RBA October minutes were published last week and it was stated that RBA should continue holding rates at the current level as a source of stability. The next move in rates will most likely be a raise, however there is no necessity for such a move in the near-term. The modest fall in the AUD has helped domestic economic growth. Recent economic data points to a solid growth of GDP in Q3. Employment has risen strongly in the month of August, however average earnings are still weak which exerts downward pressure on inflation. Global growth is seen as solid for the next couple of years.
Previous week employment data came mixed. Employment change rose 5.6k which was a miss from 15.0 k expected and participation rate fell to 65.4% vs 65.7% as expected, but the unemployment rate fell to 5.0%. An unemployment rate of 5.0% is RBA’s estimate of full employment so we can expect some hawkishness in the RBA rhetoric in the future.
This week we will get more information regarding RBA view on employment figures and their impact on the Australian economy as a whole.
Important events for AUD:
- ---- RBA Deputy Governor Debelle Speech
- ---- RBA Deputy Governor Debelle Speech
Inflation data for NZD came higher than expected which immediately discarded any talks about rate cuts for NZD. Higher than expected numbers were caused by the rising oil prices while there was no growth in the “core” inflation. Later during the day RBNZ released information about one of its preferred inflation measures - the sectoral factor model - and data came unchanged, indicating no growth in the “core” inflation.
GDT auction came in at -0.3%. This marks the 10th month in a row of falling or flat dairy prices. Almost 95% of dairy products produced in New Zealand are exported. Therefore, a decrease in the GDT Price Index ultimately affects the exchange rate of the New Zealand dollar and can lead to its weakening.
This week we will have data regarding Trade Balance as well as Exports and Imports.
Important events for NZD:
- ---- Trade Balance m/m
- ---- Trade Balance y/y
- ---- Exports
- ---- Imports
Previous week was very good for the Canadian Dollar. Business Outlook Survey summarized: “Responses to the autumn Business Outlook Survey indicate that near term business prospects continue to be robust. Strong demand and elevated capacity pressures support firm’s investment and employment intentions”. Strengthening of the Canadian dollar across the markets can lead to a hawkish Bank of Canada rate statement this week.
Canada’s CPI came in at +2.2% y/y vs + 2.7% expected with prior at +2.8%. This is a big miss in the data and markets immediately reacted with CAD weakness. However core inflation numbers came in at around 2.0% (Core common +1.9% vs 2.0% prior; Core median +2.0% vs +2.1% prior; Core trim +2.1% vs +2.2% prior ) which is in line with BOC’s target.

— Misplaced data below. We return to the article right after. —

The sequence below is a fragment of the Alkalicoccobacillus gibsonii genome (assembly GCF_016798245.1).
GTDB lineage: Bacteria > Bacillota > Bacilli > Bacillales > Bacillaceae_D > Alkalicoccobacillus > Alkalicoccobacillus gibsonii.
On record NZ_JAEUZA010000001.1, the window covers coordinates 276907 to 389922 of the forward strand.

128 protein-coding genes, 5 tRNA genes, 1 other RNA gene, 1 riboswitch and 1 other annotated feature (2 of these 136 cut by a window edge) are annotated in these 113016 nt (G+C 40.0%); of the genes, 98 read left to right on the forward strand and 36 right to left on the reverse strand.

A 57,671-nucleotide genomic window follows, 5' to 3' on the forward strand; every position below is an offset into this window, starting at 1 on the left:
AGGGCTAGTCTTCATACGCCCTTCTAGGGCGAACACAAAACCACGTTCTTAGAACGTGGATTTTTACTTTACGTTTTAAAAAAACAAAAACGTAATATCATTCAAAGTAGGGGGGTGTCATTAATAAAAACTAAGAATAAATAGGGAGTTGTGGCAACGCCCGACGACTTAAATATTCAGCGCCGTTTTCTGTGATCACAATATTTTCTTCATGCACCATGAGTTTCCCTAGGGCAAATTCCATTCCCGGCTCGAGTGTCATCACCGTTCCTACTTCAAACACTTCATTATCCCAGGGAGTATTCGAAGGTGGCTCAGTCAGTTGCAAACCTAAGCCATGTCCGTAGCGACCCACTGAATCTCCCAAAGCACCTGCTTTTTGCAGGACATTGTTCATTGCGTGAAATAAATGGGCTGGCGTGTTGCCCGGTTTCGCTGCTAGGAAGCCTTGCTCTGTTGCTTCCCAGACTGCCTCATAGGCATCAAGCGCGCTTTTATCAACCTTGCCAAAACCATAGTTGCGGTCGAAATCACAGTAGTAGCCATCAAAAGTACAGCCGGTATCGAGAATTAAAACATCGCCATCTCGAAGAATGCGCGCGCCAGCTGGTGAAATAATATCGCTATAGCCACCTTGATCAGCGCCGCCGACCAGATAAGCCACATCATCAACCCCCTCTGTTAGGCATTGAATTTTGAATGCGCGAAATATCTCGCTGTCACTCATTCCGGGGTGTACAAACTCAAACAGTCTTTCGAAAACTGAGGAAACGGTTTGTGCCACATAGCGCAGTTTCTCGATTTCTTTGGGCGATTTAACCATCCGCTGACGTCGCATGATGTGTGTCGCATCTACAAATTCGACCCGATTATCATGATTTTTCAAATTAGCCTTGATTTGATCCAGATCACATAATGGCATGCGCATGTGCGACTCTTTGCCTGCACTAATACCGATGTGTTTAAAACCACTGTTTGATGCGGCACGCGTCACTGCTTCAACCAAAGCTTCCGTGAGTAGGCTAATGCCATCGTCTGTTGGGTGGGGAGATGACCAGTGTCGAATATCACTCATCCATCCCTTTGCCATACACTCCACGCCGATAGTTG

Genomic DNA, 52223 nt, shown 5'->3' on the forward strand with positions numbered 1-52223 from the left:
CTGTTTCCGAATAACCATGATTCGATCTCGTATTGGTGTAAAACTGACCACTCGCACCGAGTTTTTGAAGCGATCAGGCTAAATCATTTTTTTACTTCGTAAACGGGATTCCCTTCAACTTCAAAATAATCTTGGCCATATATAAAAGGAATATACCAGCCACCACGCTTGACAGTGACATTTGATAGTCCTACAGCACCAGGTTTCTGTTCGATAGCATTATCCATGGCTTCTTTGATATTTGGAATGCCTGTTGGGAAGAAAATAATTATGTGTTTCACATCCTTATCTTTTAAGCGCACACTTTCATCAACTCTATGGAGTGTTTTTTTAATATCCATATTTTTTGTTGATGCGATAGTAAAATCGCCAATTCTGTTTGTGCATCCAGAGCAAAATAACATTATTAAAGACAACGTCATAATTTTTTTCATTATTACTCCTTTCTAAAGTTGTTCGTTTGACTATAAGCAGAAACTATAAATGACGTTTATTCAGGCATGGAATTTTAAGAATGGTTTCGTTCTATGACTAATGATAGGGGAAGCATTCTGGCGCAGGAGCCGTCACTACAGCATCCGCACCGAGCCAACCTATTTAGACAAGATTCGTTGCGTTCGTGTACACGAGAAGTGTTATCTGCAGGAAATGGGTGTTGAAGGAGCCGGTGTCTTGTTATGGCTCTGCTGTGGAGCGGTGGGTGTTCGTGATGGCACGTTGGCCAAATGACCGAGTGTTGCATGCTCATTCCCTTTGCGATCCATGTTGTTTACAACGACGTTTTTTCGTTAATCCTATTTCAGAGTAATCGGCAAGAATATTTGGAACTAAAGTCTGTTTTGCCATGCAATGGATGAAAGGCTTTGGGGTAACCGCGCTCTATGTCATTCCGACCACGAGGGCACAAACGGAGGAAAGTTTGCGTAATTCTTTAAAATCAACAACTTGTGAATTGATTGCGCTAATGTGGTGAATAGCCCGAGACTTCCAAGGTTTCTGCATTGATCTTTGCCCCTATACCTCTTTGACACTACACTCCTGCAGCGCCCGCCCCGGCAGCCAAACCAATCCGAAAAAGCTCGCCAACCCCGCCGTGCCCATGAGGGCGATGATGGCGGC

Retail sales came in at -0.1% m/m vs +0.3% expected with prior revised down to +0.2%. Retail sales ex Autos m/m came in at -0.4% vs +0.1% expected with prior revised down to +0.8%. These are weaker data in line with the softer CPI data.
Softer numbers ease pressure from BOC to deliver a hawkish message at Wednesday’s meeting although the rate hike is still priced in as a virtual certainty. There is less certainty however surrounding back-to-back hikes in December while odds of another hike in December are around 68%.
This week Bank of Canada will take the central stage with an interest rate decision, Monetary Policy Report and a press conference later on.
Important events for CAD:
- ---- BoC Interest Rate Decision
- ---- BoC Rate Statement
- ---- BoC Monetary Policy Report
- ---- BoC Monetary Policy Report Press Conference
- ---- EIA Crude Oil Stocks Change
During the IMF summit BOJ Governor Kuroda stated his satisfaction with FED rate hikes characterizing them as good for global economy. BOJ is taking longer to achieve its projected inflation target of 2%. Additionally Kuroda stated to a branch manager meeting that Japan’s economy is expected to continue expanding moderately and that BOJ will continue with monetary base expansion until inflation stably exceeds the 2% mark. BOJ will keep short and long-term interest rates at the current very low levels for an extended period.
National CPI came at 1.2% y/y vs 1.3% expected, prior 1.3%. National CPI excluding Food, Energy came in at 0.4% y/y as expected; the prior was 0.4%. These data points are well below the BOJ inflation target of 2%.
This week we will have data regarding Nikkei Manufacturing PMI, Corporate Services Price and inflation.
Important events for JPY:
- ---- Nikkei Manufacturing PMI
- ---- Bank of Japan (BoJ) Corporate Services Price Index y/y
- ---- Tokyo CPI y/y
- ---- Tokyo CPI excl. Food and Energy y/y
- ---- Tokyo Core CPI y/y
Swiss Governor Jordan reiterated SNB’s stances in his interview on SRF radio. He mentioned the fragile situation in the markets as well as the pledge of SNB to intervene if needed. He also stated that there are no signs of overheating in the economy, therefore it is appropriate to leave the policies unchanged. Additionally, he stated that FED is making the correct moves.
Trade balance for Switzerland came in at CHF 2.43 billion vs CHF 2.13 billion prior (revised to 2.08 billion). Both monthly export (-0.8% m/m vs +0.6%; revised to -0.3%) and monthly import (-0.4% m/m vs -2.8%; revised to -2.5%) figures are down which is not a good sign, but it is not alarming at this point.